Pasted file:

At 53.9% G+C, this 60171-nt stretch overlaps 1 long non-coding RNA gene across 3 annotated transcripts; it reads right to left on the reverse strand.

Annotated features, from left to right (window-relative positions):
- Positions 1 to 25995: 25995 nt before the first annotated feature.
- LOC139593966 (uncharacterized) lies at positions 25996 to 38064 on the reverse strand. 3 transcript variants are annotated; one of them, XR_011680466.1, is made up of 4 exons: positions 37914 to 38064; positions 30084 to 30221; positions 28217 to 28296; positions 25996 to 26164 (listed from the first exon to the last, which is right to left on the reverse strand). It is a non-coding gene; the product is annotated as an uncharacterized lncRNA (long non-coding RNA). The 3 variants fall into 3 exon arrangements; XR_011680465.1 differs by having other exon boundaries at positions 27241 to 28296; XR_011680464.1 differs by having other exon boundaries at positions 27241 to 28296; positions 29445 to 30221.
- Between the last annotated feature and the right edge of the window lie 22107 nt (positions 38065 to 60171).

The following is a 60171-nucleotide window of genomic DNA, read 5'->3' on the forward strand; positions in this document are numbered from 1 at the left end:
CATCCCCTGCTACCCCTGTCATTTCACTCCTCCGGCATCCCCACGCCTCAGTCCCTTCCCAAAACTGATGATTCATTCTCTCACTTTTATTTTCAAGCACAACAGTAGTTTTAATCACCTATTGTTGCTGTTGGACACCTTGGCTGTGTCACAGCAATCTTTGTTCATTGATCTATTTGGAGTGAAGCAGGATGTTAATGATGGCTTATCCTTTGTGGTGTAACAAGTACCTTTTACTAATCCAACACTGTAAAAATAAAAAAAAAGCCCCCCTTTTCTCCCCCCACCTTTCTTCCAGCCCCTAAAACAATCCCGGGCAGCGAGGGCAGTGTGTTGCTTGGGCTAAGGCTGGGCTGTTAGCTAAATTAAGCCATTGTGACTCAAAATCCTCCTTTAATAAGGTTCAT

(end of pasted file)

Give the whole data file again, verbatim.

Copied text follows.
At 53.9% G+C, this 60171-nt stretch overlaps 1 long non-coding RNA gene across 3 annotated transcripts; it reads right to left on the reverse strand.

Annotated features, from left to right (window-relative positions):
- Positions 1 to 25995: 25995 nt before the first annotated feature.
- LOC139593966 (uncharacterized) lies at positions 25996 to 38064 on the reverse strand. 3 transcript variants are annotated; one of them, XR_011680466.1, is made up of 4 exons: positions 37914 to 38064; positions 30084 to 30221; positions 28217 to 28296; positions 25996 to 26164 (listed from the first exon to the last, which is right to left on the reverse strand). It is a non-coding gene; the product is annotated as an uncharacterized lncRNA (long non-coding RNA). The 3 variants fall into 3 exon arrangements; XR_011680465.1 differs by having other exon boundaries at positions 27241 to 28296; XR_011680464.1 differs by having other exon boundaries at positions 27241 to 28296; positions 29445 to 30221.
- Between the last annotated feature and the right edge of the window lie 22107 nt (positions 38065 to 60171).

The following is a 60171-nucleotide window of genomic DNA, read 5'->3' on the forward strand; positions in this document are numbered from 1 at the left end:
CATCCCCTGCTACCCCTGTCATTTCACTCCTCCGGCATCCCCACGCCTCAGTCCCTTCCCAAAACTGATGATTCATTCTCTCACTTTTATTTTCAAGCACAACAGTAGTTTTAATCACCTATTGTTGCTGTTGGACACCTTGGCTGTGTCACAGCAATCTTTGTTCATTGATCTATTTGGAGTGAAGCAGGATGTTAATGATGGCTTATCCTTTGTGGTGTAACAAGTACCTTTTACTAATCCAACACTGTAAAAATAAAAAAAAAGCCCCCCTTTTCTCCCCCCACCTTTCTTCCAGCCCCTAAAACAATCCCGGGCAGCGAGGGCAGTGTGTTGCTTGGGCTAAGGCTGGGCTGTTAGCTAAATTAAGCCATTGTGACTCAAAATCCTCCTTTAATAAGGTTCAT